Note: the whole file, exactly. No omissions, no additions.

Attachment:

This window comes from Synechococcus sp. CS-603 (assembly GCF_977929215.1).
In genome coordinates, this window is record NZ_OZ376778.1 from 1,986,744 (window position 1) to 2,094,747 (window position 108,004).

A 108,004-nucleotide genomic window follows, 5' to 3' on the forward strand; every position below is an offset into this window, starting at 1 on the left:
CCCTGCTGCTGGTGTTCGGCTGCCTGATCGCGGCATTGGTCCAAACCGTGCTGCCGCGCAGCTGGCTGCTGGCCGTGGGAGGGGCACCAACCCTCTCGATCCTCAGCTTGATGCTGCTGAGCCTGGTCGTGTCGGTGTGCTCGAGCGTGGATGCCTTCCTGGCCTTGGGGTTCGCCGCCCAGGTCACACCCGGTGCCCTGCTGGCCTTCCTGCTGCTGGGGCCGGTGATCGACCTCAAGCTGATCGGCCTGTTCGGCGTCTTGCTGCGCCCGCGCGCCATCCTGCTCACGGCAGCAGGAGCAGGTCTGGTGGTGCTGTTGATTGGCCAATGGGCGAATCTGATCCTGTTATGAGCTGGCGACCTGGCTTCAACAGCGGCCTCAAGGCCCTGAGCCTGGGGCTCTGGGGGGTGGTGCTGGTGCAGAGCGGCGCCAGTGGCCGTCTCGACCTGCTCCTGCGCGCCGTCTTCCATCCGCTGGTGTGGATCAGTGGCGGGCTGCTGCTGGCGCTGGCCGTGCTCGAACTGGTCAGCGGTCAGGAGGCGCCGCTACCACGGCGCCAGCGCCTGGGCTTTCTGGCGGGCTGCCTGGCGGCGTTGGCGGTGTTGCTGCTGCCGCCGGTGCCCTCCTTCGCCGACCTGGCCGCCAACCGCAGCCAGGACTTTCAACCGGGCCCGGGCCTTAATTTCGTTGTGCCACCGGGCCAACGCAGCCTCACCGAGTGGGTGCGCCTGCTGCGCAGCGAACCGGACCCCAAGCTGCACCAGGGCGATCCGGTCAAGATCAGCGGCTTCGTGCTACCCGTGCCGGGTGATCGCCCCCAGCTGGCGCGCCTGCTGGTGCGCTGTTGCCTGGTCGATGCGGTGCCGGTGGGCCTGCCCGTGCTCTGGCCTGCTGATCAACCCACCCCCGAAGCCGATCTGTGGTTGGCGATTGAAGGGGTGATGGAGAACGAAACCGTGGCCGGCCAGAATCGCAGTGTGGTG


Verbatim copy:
This window comes from Synechococcus sp. CS-603 (assembly GCF_977929215.1).
In genome coordinates, this window is record NZ_OZ376778.1 from 1,986,744 (window position 1) to 2,094,747 (window position 108,004).

A 108,004-nucleotide genomic window follows, 5' to 3' on the forward strand; every position below is an offset into this window, starting at 1 on the left:
CCCTGCTGCTGGTGTTCGGCTGCCTGATCGCGGCATTGGTCCAAACCGTGCTGCCGCGCAGCTGGCTGCTGGCCGTGGGAGGGGCACCAACCCTCTCGATCCTCAGCTTGATGCTGCTGAGCCTGGTCGTGTCGGTGTGCTCGAGCGTGGATGCCTTCCTGGCCTTGGGGTTCGCCGCCCAGGTCACACCCGGTGCCCTGCTGGCCTTCCTGCTGCTGGGGCCGGTGATCGACCTCAAGCTGATCGGCCTGTTCGGCGTCTTGCTGCGCCCGCGCGCCATCCTGCTCACGGCAGCAGGAGCAGGTCTGGTGGTGCTGTTGATTGGCCAATGGGCGAATCTGATCCTGTTATGAGCTGGCGACCTGGCTTCAACAGCGGCCTCAAGGCCCTGAGCCTGGGGCTCTGGGGGGTGGTGCTGGTGCAGAGCGGCGCCAGTGGCCGTCTCGACCTGCTCCTGCGCGCCGTCTTCCATCCGCTGGTGTGGATCAGTGGCGGGCTGCTGCTGGCGCTGGCCGTGCTCGAACTGGTCAGCGGTCAGGAGGCGCCGCTACCACGGCGCCAGCGCCTGGGCTTTCTGGCGGGCTGCCTGGCGGCGTTGGCGGTGTTGCTGCTGCCGCCGGTGCCCTCCTTCGCCGACCTGGCCGCCAACCGCAGCCAGGACTTTCAACCGGGCCCGGGCCTTAATTTCGTTGTGCCACCGGGCCAACGCAGCCTCACCGAGTGGGTGCGCCTGCTGCGCAGCGAACCGGACCCCAAGCTGCACCAGGGCGATCCGGTCAAGATCAGCGGCTTCGTGCTACCCGTGCCGGGTGATCGCCCCCAGCTGGCGCGCCTGCTGGTGCGCTGTTGCCTGGTCGATGCGGTGCCGGTGGGCCTGCCCGTGCTCTGGCCTGCTGATCAACCCACCCCCGAAGCCGATCTGTGGTTGGCGATTGAAGGGGTGATGGAGAACGAAACCGTGGCCGGCCAGAATCGCAGTGTGGTG